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Gulf's fresh-faced QB will have help from teammates

Jacob Jackson, Gulf’s new starting quarterback, has the county’s leading rusher on his side.


Jacob Jackson, Gulf’s new starting quarterback, has the county’s leading rusher on his side.

NEW PORT RICHEY — Though generations and football allegiances distinguish them from each other, Rick Messer and Jacob Jackson will share a commonality at W.F. Edwards Stadium in Dade City tonight.

In a sense, both are caretakers of a potent mechanism that everyone will be watching. Messer, Pasco High Class of 1973, operates the south end zone cannon that fires after every Pirates touchdown. Jackson, Gulf High Class of 2011, will operate a Bucs offense also known for detonating frequently.

Their objectives tonight are simple: Keep their units in check and avoid any backfires or implosions. For Messer, a bona fide Florida Cracker, the task is routine. He has been on his alma mater's "Boom Squad" for roughly a decade.

Jackson, a native of Toledo, Ohio, has been Gulf's quarterback for all of one varsity game.

"I'm not really that nervous right now," said Jackson, holding a half-eaten chocolate doughnut, before his team's morning practice Wednesday. "But I probably will be before the game."

A season-ending injury to junior Madison Burr (sprained left knee, torn thigh tendon) thrust Jackson (5 feet 11, 170 pounds) into a pivotal role in one of the biggest playoff games Pasco County has seen. The junior varsity starter entering the season, Jackson has practiced with the starting offense since Monday but began mentally bracing for his promotion as early as Saturday.

That's when Burr (1,634 total yards, 20 touchdowns) called his younger brother, Phoenix, to tell him something was wrong with his knee and Jackson likely would have to play at Pasco.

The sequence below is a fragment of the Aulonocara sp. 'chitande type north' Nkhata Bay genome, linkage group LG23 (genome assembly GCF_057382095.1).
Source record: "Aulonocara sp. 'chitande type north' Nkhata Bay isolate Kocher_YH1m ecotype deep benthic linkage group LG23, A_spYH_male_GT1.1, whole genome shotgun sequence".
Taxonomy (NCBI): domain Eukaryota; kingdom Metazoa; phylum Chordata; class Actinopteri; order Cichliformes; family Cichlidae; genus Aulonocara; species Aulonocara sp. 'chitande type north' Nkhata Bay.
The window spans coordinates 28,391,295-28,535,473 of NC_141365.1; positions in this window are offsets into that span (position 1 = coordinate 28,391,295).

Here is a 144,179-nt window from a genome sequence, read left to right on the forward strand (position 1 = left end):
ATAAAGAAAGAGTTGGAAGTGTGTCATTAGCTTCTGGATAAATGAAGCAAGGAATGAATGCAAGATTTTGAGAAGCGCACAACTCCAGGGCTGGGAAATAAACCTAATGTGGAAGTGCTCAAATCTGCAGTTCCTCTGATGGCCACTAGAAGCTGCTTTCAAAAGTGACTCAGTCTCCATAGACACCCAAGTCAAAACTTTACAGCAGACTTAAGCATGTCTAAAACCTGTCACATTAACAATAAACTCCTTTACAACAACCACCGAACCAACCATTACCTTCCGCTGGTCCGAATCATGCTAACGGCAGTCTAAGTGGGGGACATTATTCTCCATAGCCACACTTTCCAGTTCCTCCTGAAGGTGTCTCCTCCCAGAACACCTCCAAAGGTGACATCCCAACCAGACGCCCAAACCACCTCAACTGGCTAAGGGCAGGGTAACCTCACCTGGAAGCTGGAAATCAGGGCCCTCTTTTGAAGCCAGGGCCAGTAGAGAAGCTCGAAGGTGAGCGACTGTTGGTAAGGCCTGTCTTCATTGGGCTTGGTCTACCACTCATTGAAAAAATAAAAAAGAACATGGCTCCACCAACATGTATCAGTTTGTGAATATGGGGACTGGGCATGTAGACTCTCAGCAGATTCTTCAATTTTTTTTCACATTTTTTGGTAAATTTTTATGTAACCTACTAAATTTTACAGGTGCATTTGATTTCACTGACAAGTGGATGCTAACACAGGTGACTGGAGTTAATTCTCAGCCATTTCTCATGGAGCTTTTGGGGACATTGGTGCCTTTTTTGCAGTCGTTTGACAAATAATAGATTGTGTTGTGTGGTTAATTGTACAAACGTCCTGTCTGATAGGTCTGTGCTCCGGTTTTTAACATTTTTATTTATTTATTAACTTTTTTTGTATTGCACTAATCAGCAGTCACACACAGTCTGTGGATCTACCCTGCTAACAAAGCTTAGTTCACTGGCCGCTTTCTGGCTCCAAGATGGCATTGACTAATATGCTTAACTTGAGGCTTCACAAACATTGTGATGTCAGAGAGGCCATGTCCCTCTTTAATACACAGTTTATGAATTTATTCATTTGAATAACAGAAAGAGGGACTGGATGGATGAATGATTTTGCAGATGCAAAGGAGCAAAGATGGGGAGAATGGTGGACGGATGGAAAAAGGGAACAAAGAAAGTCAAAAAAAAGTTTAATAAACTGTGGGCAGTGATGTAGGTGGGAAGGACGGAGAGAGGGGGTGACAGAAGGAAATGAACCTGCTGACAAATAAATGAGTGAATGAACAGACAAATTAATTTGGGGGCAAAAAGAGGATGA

At the time, Phoenix was at Jackson's house. Unbeknownst to Burr, Jackson was listening via speakerphone.

Tonight, the Pirates will dial him up directly. In the first playoff game involving two North Suncoast teams, the Pirates will shift their defensive front, sneak their safeties into the box and blitz from enough angles to make a trigonometry lesson — all to confuse the Bucs rookie.

Gulf's coaches know this. All they're asking from Jackson is to remain poised, know the offensive signals and complete an intermediate pass every now and again to keep Pasco's defense honest. They hope Jackson's complementary players — namely, county rushing leader Adrian "Bubba" Golden — will handle the rest.

"Jacob really doesn't have to win the game for us," Gulf coach Jay Fulmer said.

"He just needs to be relaxed and don't do things that get us beat."

He did exactly that in his only other varsity start.

Less than 48 hours before the Bucs' Oct. 3 game at Ridgewood, Jackson was informed he'd be promoted from JV to replace Burr, sidelined when a tool box landed on his foot. Other than attempting four passes (completing two), he spent most of the night handing off to Golden, who ran for a county-record 432 yards in a 52-28 rout.

"If you give him time to throw, he will hit his target," said Fulmer, noting Jackson has played quarterback at various levels.

"Our guys respect him and think he's a pretty good player. That's the thing about the Ridgewood game. We didn't miss a beat. I think they knew we were going to have to rely pretty heavily on the running game, but that's not really a bad thing for us."

But can the formula that beat the Rams succeed tonight at W.F. Edwards Stadium, where the stakes — and speed of the opponent — will be significantly greater?

Succinctly, can the Bucs win tonight with Jackson?

"Yeah, we can win with him," tight end Leon Orr said. "It comes down to him just having the right mentality. If he ain't got it before (tonight), I'll put it in him."

Gulf's fresh-faced QB will have help from teammates 11/27/08 [Last modified: Tuesday, December 2, 2008 7:45pm]
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